Prenatal Genetic Screening: The Enigma of Selective Abortion
Stoller, David, Journal of Law and Health
In the survival of favoured individuals and races, during the constantly-recurring Struggle for Existence, we see a powerful and ever-acting form of Selection ... Thus, from the war of nature, from famine and death, the most exalted object which we are capable of conceiving, namely the production of the higher animals, directly follows.
And I think that our braver and better youth, besides their other honors and rewards, might have great facilities of intercourse with women given them; their bravery will be a reason, and such fathers ought to have as many sons as possible.
Plato, THE REPUBLIC, Book V, 460b
As we near a new millennium, technology changes the world at an astonishing rate. Almost no aspect of our world is as it was only a few years ago. Included within this change is the advent of new reproductive technologies which influence the choices available to prospective parents.
Among these new technologies is the ability for science to accurately predict the genetic make-up of a fetus.(2) Available methods obtain samples of pre-natal cells and perform a battery of genetic testing.(3) Advances in molecular biology and genetics will soon produce a "genetic map"(4) which prospective parents can use to assess a full complement of the genetic traits of a potential child.(5) The advent of these technologies also brings questions of whether this "science" is ethically and legally acceptable.(6)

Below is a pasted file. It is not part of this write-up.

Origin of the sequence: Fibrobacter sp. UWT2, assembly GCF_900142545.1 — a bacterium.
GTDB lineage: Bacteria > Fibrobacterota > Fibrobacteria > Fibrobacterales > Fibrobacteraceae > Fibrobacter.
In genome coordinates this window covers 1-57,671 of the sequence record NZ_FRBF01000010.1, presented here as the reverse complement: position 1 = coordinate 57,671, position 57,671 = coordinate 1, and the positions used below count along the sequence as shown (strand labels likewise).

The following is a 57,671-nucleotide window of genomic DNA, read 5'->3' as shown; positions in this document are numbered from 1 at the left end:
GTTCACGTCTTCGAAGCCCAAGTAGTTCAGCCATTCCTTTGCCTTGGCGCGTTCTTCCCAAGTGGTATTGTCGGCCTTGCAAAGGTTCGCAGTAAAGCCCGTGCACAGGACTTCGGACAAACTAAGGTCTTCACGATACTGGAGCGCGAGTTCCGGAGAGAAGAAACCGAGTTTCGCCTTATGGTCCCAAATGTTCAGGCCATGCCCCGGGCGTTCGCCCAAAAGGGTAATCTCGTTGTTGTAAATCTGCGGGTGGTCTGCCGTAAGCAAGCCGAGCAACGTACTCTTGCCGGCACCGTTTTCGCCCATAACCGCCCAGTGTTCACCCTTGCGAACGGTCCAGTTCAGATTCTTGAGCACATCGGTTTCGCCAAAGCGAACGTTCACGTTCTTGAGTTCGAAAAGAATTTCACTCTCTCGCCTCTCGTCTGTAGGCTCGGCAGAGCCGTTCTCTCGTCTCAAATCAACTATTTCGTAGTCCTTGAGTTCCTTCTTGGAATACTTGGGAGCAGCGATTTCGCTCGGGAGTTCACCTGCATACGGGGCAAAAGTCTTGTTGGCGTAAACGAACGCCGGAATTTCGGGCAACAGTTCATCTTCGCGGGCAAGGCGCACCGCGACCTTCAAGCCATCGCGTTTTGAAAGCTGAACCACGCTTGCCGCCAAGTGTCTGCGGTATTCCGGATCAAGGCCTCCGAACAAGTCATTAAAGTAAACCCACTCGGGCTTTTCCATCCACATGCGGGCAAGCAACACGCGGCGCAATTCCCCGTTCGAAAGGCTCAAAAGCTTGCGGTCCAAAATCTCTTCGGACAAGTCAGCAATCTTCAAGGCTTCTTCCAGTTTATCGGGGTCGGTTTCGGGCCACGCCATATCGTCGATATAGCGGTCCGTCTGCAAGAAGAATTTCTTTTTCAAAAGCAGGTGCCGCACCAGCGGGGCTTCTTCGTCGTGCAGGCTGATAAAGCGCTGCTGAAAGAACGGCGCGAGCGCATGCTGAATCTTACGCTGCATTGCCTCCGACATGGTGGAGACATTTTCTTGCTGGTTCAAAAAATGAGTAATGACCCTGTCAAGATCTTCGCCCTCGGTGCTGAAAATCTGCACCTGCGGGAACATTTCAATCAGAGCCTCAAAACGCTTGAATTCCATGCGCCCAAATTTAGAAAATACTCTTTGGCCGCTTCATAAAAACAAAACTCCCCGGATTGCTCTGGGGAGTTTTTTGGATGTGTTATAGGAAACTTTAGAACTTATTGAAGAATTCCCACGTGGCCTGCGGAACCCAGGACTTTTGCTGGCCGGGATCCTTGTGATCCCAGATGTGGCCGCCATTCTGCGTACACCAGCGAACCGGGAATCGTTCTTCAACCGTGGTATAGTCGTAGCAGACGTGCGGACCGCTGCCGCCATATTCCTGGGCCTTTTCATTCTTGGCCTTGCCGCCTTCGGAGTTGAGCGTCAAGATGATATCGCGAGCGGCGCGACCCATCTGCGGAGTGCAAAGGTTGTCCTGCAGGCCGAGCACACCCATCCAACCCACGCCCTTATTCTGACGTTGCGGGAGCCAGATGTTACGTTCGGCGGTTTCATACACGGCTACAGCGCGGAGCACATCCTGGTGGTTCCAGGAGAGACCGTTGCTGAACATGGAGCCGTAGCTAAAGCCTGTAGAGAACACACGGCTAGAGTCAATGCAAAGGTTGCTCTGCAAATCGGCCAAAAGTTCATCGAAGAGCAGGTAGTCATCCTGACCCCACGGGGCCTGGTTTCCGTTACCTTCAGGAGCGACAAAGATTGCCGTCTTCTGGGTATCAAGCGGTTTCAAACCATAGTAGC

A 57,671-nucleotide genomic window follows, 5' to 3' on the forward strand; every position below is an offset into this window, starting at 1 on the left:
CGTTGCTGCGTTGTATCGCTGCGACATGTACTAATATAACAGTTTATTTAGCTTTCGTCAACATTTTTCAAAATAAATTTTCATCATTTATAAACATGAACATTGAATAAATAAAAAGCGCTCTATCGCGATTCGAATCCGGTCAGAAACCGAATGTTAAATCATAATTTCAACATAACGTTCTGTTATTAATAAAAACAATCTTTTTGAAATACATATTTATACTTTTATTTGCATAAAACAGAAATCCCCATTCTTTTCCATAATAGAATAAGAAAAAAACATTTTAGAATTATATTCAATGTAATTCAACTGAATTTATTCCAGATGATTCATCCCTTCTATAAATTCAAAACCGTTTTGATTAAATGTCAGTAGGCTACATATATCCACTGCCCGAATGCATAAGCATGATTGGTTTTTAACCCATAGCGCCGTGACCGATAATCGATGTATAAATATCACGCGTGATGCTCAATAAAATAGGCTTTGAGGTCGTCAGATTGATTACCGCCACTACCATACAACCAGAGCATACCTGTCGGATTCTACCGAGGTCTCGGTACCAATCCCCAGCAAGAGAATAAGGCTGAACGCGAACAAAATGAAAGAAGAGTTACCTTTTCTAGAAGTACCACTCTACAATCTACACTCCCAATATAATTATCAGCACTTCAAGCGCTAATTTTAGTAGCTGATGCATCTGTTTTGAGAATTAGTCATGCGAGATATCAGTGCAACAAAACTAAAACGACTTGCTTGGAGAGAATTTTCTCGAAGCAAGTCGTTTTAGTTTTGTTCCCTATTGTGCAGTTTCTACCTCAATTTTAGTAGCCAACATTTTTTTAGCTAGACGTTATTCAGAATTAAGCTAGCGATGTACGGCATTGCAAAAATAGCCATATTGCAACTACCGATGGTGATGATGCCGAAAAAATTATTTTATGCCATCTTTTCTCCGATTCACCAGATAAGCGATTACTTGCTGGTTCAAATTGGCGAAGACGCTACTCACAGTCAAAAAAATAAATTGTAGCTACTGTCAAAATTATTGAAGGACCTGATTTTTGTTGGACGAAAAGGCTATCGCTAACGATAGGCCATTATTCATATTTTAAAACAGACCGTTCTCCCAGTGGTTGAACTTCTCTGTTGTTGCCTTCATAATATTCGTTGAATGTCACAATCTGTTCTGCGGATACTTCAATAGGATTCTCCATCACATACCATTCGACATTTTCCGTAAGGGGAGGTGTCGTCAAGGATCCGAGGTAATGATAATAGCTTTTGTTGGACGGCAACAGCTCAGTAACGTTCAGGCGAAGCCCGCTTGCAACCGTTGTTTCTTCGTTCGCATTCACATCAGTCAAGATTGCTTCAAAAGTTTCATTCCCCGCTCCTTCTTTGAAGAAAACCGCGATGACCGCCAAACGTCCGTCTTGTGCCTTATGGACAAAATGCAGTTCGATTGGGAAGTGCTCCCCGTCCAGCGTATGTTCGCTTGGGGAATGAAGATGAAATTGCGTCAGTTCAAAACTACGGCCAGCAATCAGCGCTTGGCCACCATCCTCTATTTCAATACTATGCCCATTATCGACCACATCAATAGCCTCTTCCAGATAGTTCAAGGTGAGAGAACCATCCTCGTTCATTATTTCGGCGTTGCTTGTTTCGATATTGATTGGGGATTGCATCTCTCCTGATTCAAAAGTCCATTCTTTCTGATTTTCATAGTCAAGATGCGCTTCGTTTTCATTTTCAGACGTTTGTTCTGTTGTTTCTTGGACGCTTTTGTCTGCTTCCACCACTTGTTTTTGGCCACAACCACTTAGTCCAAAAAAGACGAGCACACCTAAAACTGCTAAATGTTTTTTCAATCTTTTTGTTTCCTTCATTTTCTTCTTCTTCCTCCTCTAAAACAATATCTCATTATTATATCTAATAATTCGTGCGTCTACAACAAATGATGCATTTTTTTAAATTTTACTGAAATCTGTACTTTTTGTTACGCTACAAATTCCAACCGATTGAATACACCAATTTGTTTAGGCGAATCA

This paper examines the issue of pre-natal genetic testing and its ethical and legal concerns. Part II details the scientific techniques involved in pre-natal genetic testing. Part III discusses the Human Genome Project and its influence on the choices available to prospective parents. Part IV analyzes the moral and ethical issues raised by pre-natal genetic screening. Part V presents the legal issues raised by pre-natal genetic screening. Finally, Part VI concludes and offers a prospective on the future of these technologies.
II. SCIENTIFIC TECHNIQUES
Amniocentesis allows doctors to withdraw fluid from the amniotic sac and harvest the fetal cells contained therein.(7) This is accomplished by piercing the abdomen of a pregnant woman to gain access to the amniotic sac. A portion of the amniotic fluid is withdrawn and incubated to increase the concentration of the fetal cells found in the amniotic fluid.(8)
One of the major drawbacks of amniocentesis is that it cannot be performed before the fifteenth or sixteenth week of pregnancy. Adding the time for incubation of the cells, the earliest an expectant mother can learn the results is around nineteen or twenty weeks. Additionally, amniocentesis has resulted in approximately a 0.5 percent pregnancy loss in the United States.(9)
B. Chorionic Villi Sampling (CVS)
CVS extracts fetal cells through biopsy of the chorionic villi.(10) The chorionic villi are hair-like projections that surround the embryo in the early stages of pregnancy. CVS can be performed by a physician using ultrasound to guide a thin catheter through the cervix. Once in the uterus, a small plug of tissue is removed. This plug contains chorionic villi from which fetal cells can be harvested.(11)
The major advantage to CVS is that the procedure can be performed within the first three months of pregnancy. Because the chorionic villi will disappear in later stages, this procedure must be performed before the tenth week of pregnancy. CVS has the additional advantage of needing no time for incubation of the fetal cells. Thus CVS provides patients quicker results than amniocentesis.(12) However, the incidence of pregnancy loss as a result of CVS is slightly higher than that associated with amniocentesis.(13)
C. In Vitro Fertilization
In in vitro fertilization, sperm and egg samples are artificially conceived outside of the womb. …